While oil prices are little changed this week, there has been considerable news concerning the energy markets. Bad economic reports from Europe, the US, and China have helped keep pressure on the markets and raised fears of lower demand for oil in the months ahead. The worse-than-expected economic news, however, pushed the S and P to a new high Wednesday on the hope that Federal Reserve will continue quantitative easing. The increase in equities helped oil prices to recover from losses earlier in the week. At the close, NY oil was $94.30 a barrel while London had climbed to $103.68 thereby widening the WTI-London spread to $9.38 from Monday’s close of $7.65.
The weekly stocks report showed an increase in US refining last week which resulted in a 600,000 barrel decrease in crude stocks and 2.7 million barrel increase in total commercial petroleum stocks. The most interesting news was a 500,000 b/d drop in oil product consumption last week to 18.5 million b/d which seems to be in line with the slowing economy.
The EU’s antitrust regulators have opened an investigation into oil price fixing. So far Shell, BP, Statoil, and Platts seem to be under investigation. The British government is claiming there is substance to the charges and is threatening that very harsh penalties will be imposed on any firm conspiring to drive up oil prices unnecessarily in recent years.
Problems in the Middle East continue apace. The rebels in Syria have opened a renewed offensive to isolate Damascus. As pictures and reports of atrocities committed by both sides increase, the likelihood of meaningful talks seems to be residing amongst growing religious and tribal hatreds. Bombings continued to take place regularly in Iraq this week. The report that Turkey is close to an energy agreement with the Iraqi Kurds, Exxon and other IOCs to develop the oil in Iraqi Kurdistan has Baghdad very upset. The Kurds maintain that they have a legal right to one-third of Iraq’s oil reserves and can sell it anywhere they want. Some are already predicting that this move could lead to civil war.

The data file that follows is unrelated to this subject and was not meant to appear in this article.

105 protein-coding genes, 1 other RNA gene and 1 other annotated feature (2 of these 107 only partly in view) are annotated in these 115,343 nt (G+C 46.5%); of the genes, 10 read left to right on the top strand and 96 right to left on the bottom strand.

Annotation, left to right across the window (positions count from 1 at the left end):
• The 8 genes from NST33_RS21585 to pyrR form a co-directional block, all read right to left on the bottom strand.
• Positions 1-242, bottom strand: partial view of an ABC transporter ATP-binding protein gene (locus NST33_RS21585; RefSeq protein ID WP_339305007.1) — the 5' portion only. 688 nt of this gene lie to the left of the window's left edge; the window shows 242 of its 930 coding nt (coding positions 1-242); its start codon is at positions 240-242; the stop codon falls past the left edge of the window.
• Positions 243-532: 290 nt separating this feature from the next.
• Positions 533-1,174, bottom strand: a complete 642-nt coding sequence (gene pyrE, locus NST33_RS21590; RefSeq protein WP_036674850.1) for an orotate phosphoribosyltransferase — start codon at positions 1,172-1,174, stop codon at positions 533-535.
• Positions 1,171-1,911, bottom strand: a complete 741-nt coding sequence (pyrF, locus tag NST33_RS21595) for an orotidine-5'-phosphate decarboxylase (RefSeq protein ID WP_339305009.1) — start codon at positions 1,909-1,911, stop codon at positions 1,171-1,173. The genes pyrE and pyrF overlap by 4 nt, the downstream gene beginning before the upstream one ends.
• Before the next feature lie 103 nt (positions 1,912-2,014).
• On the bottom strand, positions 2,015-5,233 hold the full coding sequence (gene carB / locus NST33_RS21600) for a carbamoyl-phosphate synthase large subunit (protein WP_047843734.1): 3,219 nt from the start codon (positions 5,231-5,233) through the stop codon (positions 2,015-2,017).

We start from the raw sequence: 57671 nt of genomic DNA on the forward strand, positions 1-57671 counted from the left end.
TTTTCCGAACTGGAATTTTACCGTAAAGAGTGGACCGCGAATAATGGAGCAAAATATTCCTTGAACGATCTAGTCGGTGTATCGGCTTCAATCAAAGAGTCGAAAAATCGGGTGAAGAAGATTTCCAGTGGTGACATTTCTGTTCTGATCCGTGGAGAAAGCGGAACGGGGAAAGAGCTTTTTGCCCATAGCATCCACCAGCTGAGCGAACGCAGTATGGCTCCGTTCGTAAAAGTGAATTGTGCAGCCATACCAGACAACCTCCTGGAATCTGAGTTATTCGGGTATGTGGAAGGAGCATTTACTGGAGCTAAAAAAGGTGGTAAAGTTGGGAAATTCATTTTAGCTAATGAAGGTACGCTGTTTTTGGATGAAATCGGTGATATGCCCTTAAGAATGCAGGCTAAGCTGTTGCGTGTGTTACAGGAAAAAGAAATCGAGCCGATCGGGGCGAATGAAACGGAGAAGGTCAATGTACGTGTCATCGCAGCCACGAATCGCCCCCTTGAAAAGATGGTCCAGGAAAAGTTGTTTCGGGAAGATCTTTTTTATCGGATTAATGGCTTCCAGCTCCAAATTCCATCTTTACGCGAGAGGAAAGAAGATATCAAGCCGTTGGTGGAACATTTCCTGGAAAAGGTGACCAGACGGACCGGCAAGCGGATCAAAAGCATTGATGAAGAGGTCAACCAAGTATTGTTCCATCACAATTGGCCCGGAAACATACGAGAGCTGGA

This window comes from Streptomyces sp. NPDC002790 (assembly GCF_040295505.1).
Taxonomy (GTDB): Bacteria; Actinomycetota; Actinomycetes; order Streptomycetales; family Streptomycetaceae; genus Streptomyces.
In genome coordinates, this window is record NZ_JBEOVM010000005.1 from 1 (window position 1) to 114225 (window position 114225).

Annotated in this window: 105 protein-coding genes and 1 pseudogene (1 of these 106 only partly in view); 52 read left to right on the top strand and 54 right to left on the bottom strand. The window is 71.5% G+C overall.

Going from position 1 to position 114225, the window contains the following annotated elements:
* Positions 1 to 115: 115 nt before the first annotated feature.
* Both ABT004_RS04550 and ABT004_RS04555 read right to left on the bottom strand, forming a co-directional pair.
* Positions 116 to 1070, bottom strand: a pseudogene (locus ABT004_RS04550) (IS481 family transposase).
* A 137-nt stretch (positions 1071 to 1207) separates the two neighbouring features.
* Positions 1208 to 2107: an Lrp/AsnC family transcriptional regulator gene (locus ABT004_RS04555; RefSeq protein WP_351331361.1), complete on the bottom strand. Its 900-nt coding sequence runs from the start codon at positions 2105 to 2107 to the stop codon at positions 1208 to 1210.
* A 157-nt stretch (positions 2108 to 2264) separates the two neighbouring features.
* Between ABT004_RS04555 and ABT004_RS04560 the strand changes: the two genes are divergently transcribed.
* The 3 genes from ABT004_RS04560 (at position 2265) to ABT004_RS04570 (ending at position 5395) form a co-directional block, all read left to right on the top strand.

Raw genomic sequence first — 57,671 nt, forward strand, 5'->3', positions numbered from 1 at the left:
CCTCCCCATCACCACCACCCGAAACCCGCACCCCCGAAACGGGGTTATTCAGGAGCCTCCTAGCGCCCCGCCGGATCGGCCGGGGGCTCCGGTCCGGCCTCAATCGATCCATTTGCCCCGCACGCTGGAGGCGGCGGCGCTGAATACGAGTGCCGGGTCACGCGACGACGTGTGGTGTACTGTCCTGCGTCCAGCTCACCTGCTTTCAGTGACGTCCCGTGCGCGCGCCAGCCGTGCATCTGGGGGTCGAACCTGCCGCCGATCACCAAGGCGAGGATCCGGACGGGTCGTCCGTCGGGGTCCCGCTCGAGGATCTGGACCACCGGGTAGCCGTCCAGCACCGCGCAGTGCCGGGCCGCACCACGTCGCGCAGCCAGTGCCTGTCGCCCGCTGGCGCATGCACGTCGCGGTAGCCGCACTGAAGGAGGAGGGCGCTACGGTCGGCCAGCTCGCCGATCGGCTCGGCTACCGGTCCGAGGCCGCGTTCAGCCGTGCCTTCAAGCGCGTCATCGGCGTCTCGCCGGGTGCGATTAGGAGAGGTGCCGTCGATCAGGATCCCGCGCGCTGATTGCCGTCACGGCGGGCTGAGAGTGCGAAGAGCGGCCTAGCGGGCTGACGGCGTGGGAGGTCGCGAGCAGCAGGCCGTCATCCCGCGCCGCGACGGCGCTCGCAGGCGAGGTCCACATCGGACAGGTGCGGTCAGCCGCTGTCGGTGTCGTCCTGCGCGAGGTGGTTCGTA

A civil war seems to be starting in Nigeria with the government going on an offensive against Islamist militants in the Northern provinces. Whether this fighting eventually affects southern Nigerian oil production remains to be seen.
The major news of the week, however, was the IEA’s release of its medium-term review of the oil market. In this issue the Agency comes down firmly on the notion that US tight oil production will rise steadily for the next five years and will come to dominate the world oil markets at the expense of OPEC. This surge in production is supposed to create a transformative “supply shock” that will dominate the oil markets. North American oil production which includes US tight oil and Canada’s tar sands is seen as increasing by 3.9 million b/d by 2018.
A reduction in demand for OPEC oil will lead to a large increase in OPEC’s spare capacity as demand for its oil remains flat for the next five years.
Needless to say, many observers believe that the IEA has gone over the top in predicting such a large increase in tight oil and tar sands oil production. Current estimates by knowledgeable geologists in the peak oil community who have studied the subject are that US tight oil production should start to slow circa 2016-2017 and will enter a decline thereafter.
Production from tight oil wells is not only very expensive, but productivity declines are rapidly forcing steady redrilling to maintain production. There are many concerns about the very heavy costs of increasing production from the tar sands. Should there be a drop in oil prices from an economic slowdown and an oversupply of oil, tight oil and tar sands production is likely to slow markedly.